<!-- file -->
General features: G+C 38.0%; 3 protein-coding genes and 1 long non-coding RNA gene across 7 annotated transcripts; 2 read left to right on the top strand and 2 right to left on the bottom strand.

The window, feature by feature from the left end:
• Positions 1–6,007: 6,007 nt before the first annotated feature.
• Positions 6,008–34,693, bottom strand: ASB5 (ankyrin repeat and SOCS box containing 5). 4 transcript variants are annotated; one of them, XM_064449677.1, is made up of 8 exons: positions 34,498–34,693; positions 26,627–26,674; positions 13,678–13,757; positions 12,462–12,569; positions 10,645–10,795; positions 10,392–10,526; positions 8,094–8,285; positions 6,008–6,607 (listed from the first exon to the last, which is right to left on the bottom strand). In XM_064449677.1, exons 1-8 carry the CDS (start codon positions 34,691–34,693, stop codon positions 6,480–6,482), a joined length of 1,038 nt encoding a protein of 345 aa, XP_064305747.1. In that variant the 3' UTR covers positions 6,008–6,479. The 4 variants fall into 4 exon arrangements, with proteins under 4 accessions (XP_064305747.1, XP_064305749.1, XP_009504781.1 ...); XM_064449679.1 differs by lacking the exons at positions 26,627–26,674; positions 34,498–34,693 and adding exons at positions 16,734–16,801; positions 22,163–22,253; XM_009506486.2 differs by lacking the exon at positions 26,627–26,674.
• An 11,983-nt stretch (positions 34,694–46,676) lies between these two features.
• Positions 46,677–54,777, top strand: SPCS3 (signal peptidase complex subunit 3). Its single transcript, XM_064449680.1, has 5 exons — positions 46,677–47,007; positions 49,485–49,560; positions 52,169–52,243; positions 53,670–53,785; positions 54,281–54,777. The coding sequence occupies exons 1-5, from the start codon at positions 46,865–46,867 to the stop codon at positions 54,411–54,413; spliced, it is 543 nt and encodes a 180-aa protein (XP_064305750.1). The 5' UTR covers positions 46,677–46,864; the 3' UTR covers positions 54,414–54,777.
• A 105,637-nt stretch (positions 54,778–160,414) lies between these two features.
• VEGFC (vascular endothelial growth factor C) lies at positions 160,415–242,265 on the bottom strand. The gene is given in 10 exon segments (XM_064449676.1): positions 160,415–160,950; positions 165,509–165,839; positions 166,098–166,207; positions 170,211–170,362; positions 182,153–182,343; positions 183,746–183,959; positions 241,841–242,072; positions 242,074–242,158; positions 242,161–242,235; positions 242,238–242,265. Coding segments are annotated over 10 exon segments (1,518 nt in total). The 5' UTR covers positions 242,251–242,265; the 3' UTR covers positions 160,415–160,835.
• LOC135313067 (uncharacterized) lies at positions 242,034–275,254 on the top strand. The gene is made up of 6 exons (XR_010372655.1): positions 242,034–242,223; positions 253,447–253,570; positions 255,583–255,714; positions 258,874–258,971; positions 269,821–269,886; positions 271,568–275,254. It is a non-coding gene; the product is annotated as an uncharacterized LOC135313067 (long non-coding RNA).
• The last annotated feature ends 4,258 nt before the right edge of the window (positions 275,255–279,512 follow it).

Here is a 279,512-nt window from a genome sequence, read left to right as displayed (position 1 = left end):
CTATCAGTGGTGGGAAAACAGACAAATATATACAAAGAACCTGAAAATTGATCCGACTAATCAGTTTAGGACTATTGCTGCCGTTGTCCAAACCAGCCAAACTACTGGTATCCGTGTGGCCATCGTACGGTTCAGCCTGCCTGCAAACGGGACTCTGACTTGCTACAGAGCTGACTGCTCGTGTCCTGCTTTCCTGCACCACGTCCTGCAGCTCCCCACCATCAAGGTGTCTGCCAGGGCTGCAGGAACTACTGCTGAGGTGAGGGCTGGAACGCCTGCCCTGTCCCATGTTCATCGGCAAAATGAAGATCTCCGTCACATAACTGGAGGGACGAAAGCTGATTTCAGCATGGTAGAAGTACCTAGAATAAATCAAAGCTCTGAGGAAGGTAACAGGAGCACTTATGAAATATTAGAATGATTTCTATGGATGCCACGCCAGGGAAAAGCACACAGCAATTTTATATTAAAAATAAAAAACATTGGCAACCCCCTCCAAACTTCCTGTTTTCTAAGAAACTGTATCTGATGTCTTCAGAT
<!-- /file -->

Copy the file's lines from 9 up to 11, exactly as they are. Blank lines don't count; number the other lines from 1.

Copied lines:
• LOC135313067 (uncharacterized) lies at positions 242,034–275,254 on the top strand. The gene is made up of 6 exons (XR_010372655.1): positions 242,034–242,223; positions 253,447–253,570; positions 255,583–255,714; positions 258,874–258,971; positions 269,821–269,886; positions 271,568–275,254. It is a non-coding gene; the product is annotated as an uncharacterized LOC135313067 (long non-coding RNA).
• The last annotated feature ends 4,258 nt before the right edge of the window (positions 275,255–279,512 follow it).

Here is a 279,512-nt window from a genome sequence, read left to right as displayed (position 1 = left end):